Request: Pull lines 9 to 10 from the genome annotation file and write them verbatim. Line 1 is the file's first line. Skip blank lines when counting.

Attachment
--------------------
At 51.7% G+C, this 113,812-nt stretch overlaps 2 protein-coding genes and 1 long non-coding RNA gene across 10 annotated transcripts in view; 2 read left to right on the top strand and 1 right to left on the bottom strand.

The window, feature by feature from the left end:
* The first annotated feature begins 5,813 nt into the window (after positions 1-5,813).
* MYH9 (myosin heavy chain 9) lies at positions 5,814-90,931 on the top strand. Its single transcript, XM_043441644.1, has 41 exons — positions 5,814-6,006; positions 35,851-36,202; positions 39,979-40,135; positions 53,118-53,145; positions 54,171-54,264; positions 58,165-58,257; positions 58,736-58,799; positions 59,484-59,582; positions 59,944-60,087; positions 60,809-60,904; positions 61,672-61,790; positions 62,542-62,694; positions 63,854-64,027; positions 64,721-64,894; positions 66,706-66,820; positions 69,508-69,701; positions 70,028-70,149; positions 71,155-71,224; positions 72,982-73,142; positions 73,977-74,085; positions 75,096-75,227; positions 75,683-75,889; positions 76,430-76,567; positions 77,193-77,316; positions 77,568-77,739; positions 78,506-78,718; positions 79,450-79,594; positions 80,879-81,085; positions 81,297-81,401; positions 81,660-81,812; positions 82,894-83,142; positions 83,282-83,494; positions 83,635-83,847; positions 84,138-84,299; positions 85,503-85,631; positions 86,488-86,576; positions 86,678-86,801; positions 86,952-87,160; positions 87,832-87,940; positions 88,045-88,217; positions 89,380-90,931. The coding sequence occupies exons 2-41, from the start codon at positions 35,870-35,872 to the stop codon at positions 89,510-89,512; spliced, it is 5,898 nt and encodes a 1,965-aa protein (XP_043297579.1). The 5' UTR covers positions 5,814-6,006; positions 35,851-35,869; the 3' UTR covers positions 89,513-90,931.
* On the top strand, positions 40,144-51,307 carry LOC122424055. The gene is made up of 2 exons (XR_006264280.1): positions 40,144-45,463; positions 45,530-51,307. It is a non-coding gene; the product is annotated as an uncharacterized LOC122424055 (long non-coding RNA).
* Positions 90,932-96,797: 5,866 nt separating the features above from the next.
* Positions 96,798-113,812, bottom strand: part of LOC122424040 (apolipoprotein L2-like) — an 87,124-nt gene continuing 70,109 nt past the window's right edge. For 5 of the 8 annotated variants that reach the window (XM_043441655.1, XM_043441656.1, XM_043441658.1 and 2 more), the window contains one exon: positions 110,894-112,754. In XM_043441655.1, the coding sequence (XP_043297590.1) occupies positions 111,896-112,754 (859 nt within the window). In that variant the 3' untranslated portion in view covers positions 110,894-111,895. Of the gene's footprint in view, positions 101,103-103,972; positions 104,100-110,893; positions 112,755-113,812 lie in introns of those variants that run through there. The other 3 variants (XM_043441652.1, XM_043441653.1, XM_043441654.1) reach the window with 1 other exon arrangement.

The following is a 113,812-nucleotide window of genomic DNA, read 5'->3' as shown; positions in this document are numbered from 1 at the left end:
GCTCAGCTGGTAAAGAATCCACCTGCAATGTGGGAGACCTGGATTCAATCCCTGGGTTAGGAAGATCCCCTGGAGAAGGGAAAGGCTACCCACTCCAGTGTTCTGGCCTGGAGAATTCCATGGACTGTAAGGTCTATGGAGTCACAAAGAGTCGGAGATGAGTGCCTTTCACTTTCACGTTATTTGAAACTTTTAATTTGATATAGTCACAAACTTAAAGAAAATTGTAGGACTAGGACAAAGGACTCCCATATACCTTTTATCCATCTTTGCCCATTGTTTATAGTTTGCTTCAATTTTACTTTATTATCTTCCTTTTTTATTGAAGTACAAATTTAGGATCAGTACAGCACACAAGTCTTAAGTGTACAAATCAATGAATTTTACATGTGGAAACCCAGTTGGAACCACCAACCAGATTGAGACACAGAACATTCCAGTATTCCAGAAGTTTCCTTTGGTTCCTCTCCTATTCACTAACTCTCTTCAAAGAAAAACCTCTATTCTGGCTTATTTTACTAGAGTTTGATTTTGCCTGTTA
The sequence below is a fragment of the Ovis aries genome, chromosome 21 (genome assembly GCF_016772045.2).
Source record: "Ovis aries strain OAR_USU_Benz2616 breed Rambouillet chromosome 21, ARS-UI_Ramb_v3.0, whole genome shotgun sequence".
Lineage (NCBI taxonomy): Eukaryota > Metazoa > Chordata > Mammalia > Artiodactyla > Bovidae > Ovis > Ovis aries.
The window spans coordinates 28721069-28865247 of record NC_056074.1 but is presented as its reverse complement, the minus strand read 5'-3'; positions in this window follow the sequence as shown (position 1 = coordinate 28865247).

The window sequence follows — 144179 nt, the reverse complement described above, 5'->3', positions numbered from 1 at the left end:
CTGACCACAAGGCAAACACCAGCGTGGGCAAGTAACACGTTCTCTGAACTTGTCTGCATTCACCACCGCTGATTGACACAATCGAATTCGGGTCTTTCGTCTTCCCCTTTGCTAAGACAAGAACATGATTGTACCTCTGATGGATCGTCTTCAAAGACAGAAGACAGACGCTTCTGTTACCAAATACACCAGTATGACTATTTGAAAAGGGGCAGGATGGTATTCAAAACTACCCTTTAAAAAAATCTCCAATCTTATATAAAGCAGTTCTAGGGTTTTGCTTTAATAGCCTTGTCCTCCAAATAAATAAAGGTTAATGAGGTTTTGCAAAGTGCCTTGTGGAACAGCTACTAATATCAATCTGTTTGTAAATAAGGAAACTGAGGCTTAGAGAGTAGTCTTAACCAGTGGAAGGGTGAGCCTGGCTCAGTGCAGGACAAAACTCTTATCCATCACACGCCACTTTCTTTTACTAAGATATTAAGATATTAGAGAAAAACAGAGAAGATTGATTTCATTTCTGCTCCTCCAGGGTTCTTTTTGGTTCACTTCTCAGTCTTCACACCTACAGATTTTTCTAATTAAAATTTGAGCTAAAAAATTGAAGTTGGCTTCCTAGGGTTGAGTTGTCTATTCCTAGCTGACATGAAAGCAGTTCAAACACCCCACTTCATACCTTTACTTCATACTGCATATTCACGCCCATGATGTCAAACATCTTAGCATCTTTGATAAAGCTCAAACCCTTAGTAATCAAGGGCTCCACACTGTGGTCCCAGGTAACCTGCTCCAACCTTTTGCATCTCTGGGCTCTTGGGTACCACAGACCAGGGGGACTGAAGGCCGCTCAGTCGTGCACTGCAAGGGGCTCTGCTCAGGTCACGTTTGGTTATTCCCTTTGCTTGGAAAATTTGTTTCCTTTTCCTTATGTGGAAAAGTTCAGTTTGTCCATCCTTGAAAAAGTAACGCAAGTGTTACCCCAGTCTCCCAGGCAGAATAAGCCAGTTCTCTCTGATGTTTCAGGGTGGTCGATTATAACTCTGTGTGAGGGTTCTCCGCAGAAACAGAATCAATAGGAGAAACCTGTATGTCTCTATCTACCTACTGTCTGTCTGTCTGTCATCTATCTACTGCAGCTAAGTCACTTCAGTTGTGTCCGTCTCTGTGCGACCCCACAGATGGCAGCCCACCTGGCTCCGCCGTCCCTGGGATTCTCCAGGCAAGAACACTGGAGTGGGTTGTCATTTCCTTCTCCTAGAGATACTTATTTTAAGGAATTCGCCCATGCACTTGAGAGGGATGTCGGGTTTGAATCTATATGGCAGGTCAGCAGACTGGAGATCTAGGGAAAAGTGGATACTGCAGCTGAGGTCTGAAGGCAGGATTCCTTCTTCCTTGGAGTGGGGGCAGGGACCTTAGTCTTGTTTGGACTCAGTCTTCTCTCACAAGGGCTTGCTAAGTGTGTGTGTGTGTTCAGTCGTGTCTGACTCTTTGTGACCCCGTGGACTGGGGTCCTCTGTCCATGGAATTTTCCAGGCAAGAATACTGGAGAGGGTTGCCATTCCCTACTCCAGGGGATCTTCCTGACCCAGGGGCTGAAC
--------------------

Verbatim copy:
GCTCAGCTGGTAAAGAATCCACCTGCAATGTGGGAGACCTGGATTCAATCCCTGGGTTAGGAAGATCCCCTGGAGAAGGGAAAGGCTACCCACTCCAGTGTTCTGGCCTGGAGAATTCCATGGACTGTAAGGTCTATGGAGTCACAAAGAGTCGGAGATGAGTGCCTTTCACTTTCACGTTATTTGAAACTTTTAATTTGATATAGTCACAAACTTAAAGAAAATTGTAGGACTAGGACAAAGGACTCCCATATACCTTTTATCCATCTTTGCCCATTGTTTATAGTTTGCTTCAATTTTACTTTATTATCTTCCTTTTTTATTGAAGTACAAATTTAGGATCAGTACAGCACACAAGTCTTAAGTGTACAAATCAATGAATTTTACATGTGGAAACCCAGTTGGAACCACCAACCAGATTGAGACACAGAACATTCCAGTATTCCAGAAGTTTCCTTTGGTTCCTCTCCTATTCACTAACTCTCTTCAAAGAAAAACCTCTATTCTGGCTTATTTTACTAGAGTTTGATTTTGCCTGTTA
The sequence below is a fragment of the Ovis aries genome, chromosome 21 (genome assembly GCF_016772045.2).